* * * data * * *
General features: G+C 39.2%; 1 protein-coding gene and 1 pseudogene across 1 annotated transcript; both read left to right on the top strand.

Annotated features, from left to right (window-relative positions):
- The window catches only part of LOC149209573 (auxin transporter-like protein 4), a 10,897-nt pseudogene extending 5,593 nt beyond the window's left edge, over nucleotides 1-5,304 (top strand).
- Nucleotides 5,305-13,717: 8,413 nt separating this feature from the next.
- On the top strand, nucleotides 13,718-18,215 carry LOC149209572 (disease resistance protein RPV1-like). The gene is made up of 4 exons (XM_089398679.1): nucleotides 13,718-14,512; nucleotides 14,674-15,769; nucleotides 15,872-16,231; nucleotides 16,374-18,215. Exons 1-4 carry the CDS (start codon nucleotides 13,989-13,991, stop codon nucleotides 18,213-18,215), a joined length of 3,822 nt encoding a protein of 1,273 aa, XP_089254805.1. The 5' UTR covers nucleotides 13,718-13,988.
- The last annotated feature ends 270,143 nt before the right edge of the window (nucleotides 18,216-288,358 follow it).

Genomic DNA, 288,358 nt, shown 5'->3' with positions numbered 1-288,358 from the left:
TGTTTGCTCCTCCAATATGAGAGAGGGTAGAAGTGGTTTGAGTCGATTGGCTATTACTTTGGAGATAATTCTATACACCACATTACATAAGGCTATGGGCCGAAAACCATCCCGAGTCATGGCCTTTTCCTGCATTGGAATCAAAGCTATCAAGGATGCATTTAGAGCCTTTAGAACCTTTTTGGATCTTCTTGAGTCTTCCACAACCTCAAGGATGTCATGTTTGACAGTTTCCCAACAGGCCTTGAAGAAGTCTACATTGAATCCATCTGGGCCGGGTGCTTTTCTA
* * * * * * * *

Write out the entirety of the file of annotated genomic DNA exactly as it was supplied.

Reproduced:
General features: G+C 39.2%; 1 protein-coding gene and 1 pseudogene across 1 annotated transcript; both read left to right on the top strand.

Annotated features, from left to right (window-relative positions):
- The window catches only part of LOC149209573 (auxin transporter-like protein 4), a 10,897-nt pseudogene extending 5,593 nt beyond the window's left edge, over nucleotides 1-5,304 (top strand).
- Nucleotides 5,305-13,717: 8,413 nt separating this feature from the next.
- On the top strand, nucleotides 13,718-18,215 carry LOC149209572 (disease resistance protein RPV1-like). The gene is made up of 4 exons (XM_089398679.1): nucleotides 13,718-14,512; nucleotides 14,674-15,769; nucleotides 15,872-16,231; nucleotides 16,374-18,215. Exons 1-4 carry the CDS (start codon nucleotides 13,989-13,991, stop codon nucleotides 18,213-18,215), a joined length of 3,822 nt encoding a protein of 1,273 aa, XP_089254805.1. The 5' UTR covers nucleotides 13,718-13,988.
- The last annotated feature ends 270,143 nt before the right edge of the window (nucleotides 18,216-288,358 follow it).

Genomic DNA, 288,358 nt, shown 5'->3' with positions numbered 1-288,358 from the left:
TGTTTGCTCCTCCAATATGAGAGAGGGTAGAAGTGGTTTGAGTCGATTGGCTATTACTTTGGAGATAATTCTATACACCACATTACATAAGGCTATGGGCCGAAAACCATCCCGAGTCATGGCCTTTTCCTGCATTGGAATCAAAGCTATCAAGGATGCATTTAGAGCCTTTAGAACCTTTTTGGATCTTCTTGAGTCTTCCACAACCTCAAGGATGTCATGTTTGACAGTTTCCCAACAGGCCTTGAAGAAGTCTACATTGAATCCATCTGGGCCGGGTGCTTTTCTA